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Ludum Dare 23: Tiny World

I'm taking part in Ludum Dare this weekend. The theme is Tiny World. Here's what I've managed so far:


This represents about two hours worth of work so far. Most of that time I've spent brainstorming because I was a bit stumped by the theme, but I've got a few ideas now and I'm forging ahead. Wish me luck.

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Octree node identifiers

Let's say we have an octree and we want to come up with a unique integer that can identify any node in the tree - including interior nodes, not just leaf nodes. Let's also say that the octree has a maximum depth no greater than 9 levels, i.e. the level containing the leaf nodes divides space into 512 parts along each axis.

The encoding The morton encoding of a node's i,j,k coordinates within the tree lets us identify a node uniquely if we already know it's depth. Without knowing the depth, there's no way to differentiate between cells at different depths in the tree. For example, the node at depth 1 with coords 0,0,0 has exactly the same morton encoding as the node at depth 2 with coords 0,0,0.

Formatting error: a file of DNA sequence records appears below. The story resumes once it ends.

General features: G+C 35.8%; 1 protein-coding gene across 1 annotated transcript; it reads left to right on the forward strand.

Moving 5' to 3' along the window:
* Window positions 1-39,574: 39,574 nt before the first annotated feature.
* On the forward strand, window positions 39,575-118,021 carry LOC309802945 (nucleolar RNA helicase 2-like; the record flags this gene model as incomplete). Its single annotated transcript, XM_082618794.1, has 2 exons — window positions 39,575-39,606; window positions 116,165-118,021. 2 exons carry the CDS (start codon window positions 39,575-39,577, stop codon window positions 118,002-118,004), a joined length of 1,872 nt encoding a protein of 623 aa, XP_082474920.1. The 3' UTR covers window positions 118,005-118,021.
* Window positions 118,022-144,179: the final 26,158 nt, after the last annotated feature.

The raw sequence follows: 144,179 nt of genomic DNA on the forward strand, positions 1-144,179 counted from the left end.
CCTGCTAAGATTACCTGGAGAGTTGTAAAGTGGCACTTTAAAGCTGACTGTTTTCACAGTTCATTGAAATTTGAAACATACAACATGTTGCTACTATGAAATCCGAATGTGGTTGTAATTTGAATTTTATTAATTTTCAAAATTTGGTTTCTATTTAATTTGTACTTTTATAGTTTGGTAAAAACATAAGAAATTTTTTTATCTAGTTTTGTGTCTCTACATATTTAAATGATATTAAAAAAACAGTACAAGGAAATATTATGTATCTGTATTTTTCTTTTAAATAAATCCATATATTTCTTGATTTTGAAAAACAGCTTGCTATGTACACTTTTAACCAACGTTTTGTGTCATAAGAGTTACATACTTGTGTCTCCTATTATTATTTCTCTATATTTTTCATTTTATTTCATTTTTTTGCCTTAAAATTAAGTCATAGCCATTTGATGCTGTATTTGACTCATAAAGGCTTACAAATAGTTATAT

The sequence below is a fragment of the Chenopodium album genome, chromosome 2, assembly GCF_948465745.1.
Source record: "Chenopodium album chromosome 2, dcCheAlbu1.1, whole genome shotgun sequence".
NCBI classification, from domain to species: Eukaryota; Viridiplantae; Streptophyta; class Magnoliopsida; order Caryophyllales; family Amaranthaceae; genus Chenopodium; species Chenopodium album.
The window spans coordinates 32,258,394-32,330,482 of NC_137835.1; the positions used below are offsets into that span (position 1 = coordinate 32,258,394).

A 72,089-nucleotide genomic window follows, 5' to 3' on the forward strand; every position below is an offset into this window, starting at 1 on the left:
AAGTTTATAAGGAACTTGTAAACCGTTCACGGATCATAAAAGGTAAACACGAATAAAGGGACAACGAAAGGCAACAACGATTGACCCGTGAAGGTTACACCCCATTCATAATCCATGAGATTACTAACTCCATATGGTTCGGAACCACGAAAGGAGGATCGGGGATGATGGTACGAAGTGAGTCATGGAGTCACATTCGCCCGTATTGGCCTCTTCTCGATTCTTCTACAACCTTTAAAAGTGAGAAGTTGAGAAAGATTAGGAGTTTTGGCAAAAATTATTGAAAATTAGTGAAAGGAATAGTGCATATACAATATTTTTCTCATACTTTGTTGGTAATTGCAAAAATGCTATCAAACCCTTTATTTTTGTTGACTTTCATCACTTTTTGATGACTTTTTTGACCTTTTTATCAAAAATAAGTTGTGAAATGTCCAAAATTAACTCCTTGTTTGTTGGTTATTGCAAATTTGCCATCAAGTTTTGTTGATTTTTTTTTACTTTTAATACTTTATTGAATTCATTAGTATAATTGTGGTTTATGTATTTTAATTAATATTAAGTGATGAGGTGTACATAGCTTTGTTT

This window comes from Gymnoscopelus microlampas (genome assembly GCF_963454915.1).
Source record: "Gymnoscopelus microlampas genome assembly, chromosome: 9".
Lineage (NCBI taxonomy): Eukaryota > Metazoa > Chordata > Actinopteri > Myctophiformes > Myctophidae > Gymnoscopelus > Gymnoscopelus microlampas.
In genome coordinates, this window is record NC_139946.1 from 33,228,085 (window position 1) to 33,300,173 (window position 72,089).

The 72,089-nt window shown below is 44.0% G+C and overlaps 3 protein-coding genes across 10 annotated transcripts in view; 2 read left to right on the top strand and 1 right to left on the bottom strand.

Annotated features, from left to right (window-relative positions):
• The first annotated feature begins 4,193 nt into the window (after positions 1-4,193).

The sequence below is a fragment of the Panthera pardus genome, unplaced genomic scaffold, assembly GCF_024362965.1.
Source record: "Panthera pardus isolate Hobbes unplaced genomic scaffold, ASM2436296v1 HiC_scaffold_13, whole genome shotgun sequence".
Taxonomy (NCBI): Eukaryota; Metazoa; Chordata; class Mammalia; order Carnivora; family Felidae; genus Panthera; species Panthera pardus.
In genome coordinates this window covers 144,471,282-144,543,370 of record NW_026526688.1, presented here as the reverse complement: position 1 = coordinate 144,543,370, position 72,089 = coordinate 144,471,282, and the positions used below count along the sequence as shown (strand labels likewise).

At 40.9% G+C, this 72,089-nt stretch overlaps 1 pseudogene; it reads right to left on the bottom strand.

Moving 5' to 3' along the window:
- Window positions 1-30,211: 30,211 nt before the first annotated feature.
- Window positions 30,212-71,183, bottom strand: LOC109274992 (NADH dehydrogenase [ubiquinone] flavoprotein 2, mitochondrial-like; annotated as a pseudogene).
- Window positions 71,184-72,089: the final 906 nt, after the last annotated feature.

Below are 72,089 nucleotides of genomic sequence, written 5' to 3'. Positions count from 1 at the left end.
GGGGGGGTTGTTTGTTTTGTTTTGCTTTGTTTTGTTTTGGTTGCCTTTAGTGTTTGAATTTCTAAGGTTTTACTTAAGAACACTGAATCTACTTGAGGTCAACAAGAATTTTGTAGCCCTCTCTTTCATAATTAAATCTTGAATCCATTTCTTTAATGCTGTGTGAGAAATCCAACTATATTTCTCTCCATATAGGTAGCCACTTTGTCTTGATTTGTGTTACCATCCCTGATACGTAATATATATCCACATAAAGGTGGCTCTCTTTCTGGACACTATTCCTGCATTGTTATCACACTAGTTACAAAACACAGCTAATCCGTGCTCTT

We can fix this by appending the depth of the node to the morton encoding. If we have an octree of depth 9 then we need up to 27 bits for the morton encoding and 4 bits for the depth, which still fits nicely into a 32-bit integer. We'll shift the morton code up so that i…

How to outperform std::vector in 1 easy step

Everyone who's familiar with C++ knows that you should avoid resizing a std::vector inside a loop wherever possible. The reasoning's pretty obvious: the memory allocated for the vector doubles in size each time it fills up and that doubling is a costly operation. Have you ever wondered why it's so costly though?

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The allocator interface provides two methods that obtain and release memory:

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(taken from this page).

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Faster morton codes with compiler intrinsics

Today I learned that newer Intel processors have an instruction which is tailor-made for generating morton codes: the PDEP instruction. There's an instruction for the inverse as well, PEXT.

These exist in 32- and 64-bit versions and you can use them directly from C or C++ code via compiler intrinsics: _pdep_u32/u64 and _pext_u32/u64. Miraculously, both the Visual C++ and GCC versions of the intrinsics have the same names. You'll need an Intel Haswell processor or newer to be able to take advantage of them though.

Docs for the instructions:

Intel's docsGCC docsVisual C++ docs
This page has a great write up of older techniques for generating morton codes:

Jeroen Baert's blog ...but the real gold is hidden at the bottom of that page in a comment from Julien Bilalte, which is what clued me in to the existence of these instructions.
Update: there's some useful info on Wikipedia about these intructions too.